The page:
April 22, 2015 report
Marmosets found to learn to take turns when vocalizing
(Phys.org)—A trio of researchers with the University of California has found that marmosets learn to wait for others to stop making noise before they vocalize, at a very young age. In their paper published in Proceedings of the Royal Society B, Cecilia Chow, Jude Mitchell and Cory Miller describe a study they undertook with young marmoset twins and their parents and what they learned by doing so.
In the primate world, only humans are able to listen to a sound made by someone else and mimic it, a skill that has led to communication and the different languages spoken around the world. Scientists know that part of communicating involves one person listening to what another says, before responding. This requires an ability to understand what it means to take turns when vocalizing. In this new study, the researchers have found that a young marmoset (a small silvery coated South American monkey) was also able to learn to take turns as part of vocalizing.
In their study, the researchers studied the vocalizations of a pair of captive marmoset twins (and their parents) over the first year of their life and report that they observed two parallels to language development. The first was that taking turns when vocalizing was a learned behavior. The second was that the young marmosets were essentially taught to take turns vocalizing by their parents in ways that are similar to the methods human parents use to teach children to wait for another person to finish speaking before they try to speak themselves.
In watching the monkeys as they grew, the researchers noted that if a youngster made a vocalization while a parent was vocalizing, that vocalization was typically ignored by the adult, which resulted over time in the youngster learning to wait for the adult to finish before vocalizing. They noted that as time passed, the young monkeys became less likely to interrupt—though it was more pronounced with their mother than with their father.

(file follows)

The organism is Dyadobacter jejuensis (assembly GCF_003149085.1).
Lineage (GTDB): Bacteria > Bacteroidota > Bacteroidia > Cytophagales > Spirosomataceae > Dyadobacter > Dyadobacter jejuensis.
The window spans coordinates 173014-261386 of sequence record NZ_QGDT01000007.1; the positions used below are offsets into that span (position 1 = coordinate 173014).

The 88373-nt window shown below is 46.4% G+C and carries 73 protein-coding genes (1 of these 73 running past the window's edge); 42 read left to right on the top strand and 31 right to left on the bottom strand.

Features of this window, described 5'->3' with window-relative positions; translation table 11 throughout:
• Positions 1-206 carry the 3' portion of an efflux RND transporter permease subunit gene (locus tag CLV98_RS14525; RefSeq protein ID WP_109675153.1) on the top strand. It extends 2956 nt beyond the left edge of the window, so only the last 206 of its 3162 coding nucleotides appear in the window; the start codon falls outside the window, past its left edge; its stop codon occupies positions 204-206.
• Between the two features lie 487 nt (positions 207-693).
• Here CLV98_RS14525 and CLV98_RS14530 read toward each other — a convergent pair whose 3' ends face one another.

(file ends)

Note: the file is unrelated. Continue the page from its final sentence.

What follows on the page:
The researchers suggest their findings indicate a learning mechanism that is similar across all primates which could lead to a better understanding of the development of language in humans.
Conversational turn-taking is an integral part of language development, as it reflects a confluence of social factors that mitigate communication. Humans coordinate the timing of speech based on the behaviour of another speaker, a behaviour that is learned during infancy. While adults in several primate species engage in vocal turn-taking, the degree to which similar learning processes underlie its development in these non-human species or are unique to language is not clear. We recorded the natural vocal interactions of common marmosets (Callithrix jacchus) occurring with both their sibling twins and parents over the first year of life and observed at least two parallels with language development. First, marmoset turn-taking is a learned vocal behaviour. Second, marmoset parents potentially played a direct role in guiding the development of turn-taking by providing feedback to their offspring when errors occurred during vocal interactions similarly to what has been observed in humans. Though species-differences are also evident, these findings suggest that similar learning mechanisms may be implemented in the ontogeny of vocal turn-taking across our Order, a finding that has important implications for our understanding of language evolution.
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